Abuse is one person trying to control another with fear, threats of violence, or bullying. Some examples of emotional abuse are:
Name calling–for example, saying, “you’re stupid” or “you’re lazy”
Labeling children as bad instead of labeling their behavior
Telling children they are a burden–for example, by saying, “I wish you were never born.”
Blaming children for causing problems the family may be having–for example, saying, “It’s your fault mommy and daddy are getting a divorce.”
Discounting children’s feelings, like making fun of a child when she cries when she is hurt or sad
Being cold and unloving or ignoring your child
Exposing a child to pornography or criminal behaviors, or allowing a child to use drugs or alcohol
Not letting children have friends or join activities outside of school
Controlling too much, not controlling enough, or being unpredictable
What is the cause?
All parents get frustrated with their children at times and say things to their children out of anger. Whether they mean to or not, when parents are angry, they can make their children feel worthless, flawed, or unloved. Most parents do not realize that such behavior is considered emotional abuse. If you were abused as a child, you are more likely to abuse your own children. Alcohol and drug abuse also make emotional abuse more likely.
How does it affect children?
Emotional abuse hurts children just as much as physical abuse. It just shows in different ways. Results of emotional abuse can include:
Destructive or angry acts such as setting fires or being cruel to animals
Withdrawal, like hiding in their room or staying away from others
Alcohol or drug abuse
Trouble sleeping and frequent nightmares
Problems with speech, learning, growth, and behavior
Trouble in school or keeping jobs
Trouble forming relationships
How can it be prevented?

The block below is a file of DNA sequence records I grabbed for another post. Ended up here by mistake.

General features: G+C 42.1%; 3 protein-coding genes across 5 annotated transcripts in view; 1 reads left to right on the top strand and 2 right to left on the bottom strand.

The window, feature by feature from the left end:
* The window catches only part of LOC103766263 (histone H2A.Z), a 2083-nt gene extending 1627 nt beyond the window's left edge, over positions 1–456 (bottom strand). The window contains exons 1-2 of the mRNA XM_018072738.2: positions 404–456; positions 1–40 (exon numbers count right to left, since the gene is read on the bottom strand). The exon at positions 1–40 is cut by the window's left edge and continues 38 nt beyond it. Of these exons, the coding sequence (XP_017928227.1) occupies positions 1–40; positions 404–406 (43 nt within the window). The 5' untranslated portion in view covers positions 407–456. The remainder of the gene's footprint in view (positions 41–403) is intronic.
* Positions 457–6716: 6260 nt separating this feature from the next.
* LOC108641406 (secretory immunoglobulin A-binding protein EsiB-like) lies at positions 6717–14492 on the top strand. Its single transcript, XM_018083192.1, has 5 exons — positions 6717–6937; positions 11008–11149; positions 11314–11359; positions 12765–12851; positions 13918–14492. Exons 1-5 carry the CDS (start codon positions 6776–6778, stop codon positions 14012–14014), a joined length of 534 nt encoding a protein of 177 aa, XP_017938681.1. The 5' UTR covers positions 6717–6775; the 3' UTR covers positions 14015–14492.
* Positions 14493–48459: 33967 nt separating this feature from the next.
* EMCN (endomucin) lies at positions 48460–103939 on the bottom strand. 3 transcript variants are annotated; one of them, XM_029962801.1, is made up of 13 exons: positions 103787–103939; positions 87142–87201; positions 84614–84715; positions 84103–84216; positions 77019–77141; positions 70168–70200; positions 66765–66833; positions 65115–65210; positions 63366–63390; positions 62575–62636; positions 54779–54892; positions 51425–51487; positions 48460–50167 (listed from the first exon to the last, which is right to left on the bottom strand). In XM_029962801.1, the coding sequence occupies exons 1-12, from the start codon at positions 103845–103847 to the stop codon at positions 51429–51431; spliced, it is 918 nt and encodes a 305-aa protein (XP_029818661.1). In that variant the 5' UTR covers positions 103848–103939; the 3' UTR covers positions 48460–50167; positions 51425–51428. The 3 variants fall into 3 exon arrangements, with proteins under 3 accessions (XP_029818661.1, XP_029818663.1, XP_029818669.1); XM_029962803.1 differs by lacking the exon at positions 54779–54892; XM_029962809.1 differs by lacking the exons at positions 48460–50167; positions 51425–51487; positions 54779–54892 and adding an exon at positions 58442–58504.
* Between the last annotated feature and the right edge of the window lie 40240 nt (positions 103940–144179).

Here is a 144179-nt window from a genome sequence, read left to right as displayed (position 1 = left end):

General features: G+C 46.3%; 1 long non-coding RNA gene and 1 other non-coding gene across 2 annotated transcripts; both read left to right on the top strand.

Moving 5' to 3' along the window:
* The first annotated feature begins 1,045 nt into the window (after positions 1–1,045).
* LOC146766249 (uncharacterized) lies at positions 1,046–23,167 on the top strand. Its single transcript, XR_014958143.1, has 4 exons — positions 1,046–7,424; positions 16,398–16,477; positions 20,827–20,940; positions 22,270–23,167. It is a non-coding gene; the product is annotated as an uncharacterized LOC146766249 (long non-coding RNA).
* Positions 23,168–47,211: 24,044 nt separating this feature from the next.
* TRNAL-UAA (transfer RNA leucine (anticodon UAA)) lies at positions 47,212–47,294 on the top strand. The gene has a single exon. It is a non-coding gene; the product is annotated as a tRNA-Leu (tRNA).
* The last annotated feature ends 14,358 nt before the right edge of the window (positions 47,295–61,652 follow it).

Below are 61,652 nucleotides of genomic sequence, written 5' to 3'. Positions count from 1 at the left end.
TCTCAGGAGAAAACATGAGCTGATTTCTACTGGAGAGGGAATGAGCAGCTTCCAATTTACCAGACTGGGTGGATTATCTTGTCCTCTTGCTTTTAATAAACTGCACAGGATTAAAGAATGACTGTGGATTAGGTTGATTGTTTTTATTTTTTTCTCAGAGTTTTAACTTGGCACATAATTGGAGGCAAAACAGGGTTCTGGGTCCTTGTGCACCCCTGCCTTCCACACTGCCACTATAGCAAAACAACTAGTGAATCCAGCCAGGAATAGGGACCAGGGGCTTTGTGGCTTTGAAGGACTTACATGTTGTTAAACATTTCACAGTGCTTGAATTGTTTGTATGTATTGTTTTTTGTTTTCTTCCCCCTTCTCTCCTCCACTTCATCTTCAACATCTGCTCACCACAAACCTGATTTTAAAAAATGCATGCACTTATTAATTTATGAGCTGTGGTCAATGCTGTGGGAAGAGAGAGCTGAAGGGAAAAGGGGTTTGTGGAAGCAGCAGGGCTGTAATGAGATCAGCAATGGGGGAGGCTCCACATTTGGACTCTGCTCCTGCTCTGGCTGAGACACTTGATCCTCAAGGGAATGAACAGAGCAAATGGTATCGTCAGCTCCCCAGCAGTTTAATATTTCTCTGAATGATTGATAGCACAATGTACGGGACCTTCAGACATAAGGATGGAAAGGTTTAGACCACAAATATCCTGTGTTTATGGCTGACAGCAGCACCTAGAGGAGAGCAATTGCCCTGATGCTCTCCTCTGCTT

Raising children is not easy. Here are some examples of things you can try when you feel angry or frustrated:
Leave the room and take a break until you feel more in control of your emotions.
Make it clear to the child that you do not like her behaviors but you do love her.
Set clear, consistent limits on behavior by using time-outs and sending your child to her room.
Talk about your concerns with your healthcare provider.
Children need praise, attention, and respect to develop a healthy self-esteem. Some things you can do are:
When children behave in ways that you like or approve of, praise them. For example, “You did a good job of putting away your toys.”
Tell your child at least once a day why you love him.
Listen to your child.
Ask your child about her day.
When you get frustrated with your child, remember:
Don’t take your child’s behavior personally. Children get frustrated too.
Children are not little adults. They express feelings differently than adults. Adults can talk about their feelings. Children express their feelings through behaviors like crying or tantrums and through play.
Never be afraid to apologize to your child. For example, if you lose your temper and say something you wish you hadnâ€™t, say that youâ€™re sorry. Itâ€™s important for children to understand that adults make mistakes too and can say that they were wrong.
Pediatric Advisor 2015.1 published by RelayHealth. Last modified: 2013-10-24 Last reviewed: 2013-10-24
This content is reviewed periodically and is subject to change as new health information becomes available. The information is intended to inform and educate and is not a replacement for medical evaluation, advice, diagnosis or treatment by a healthcare professional.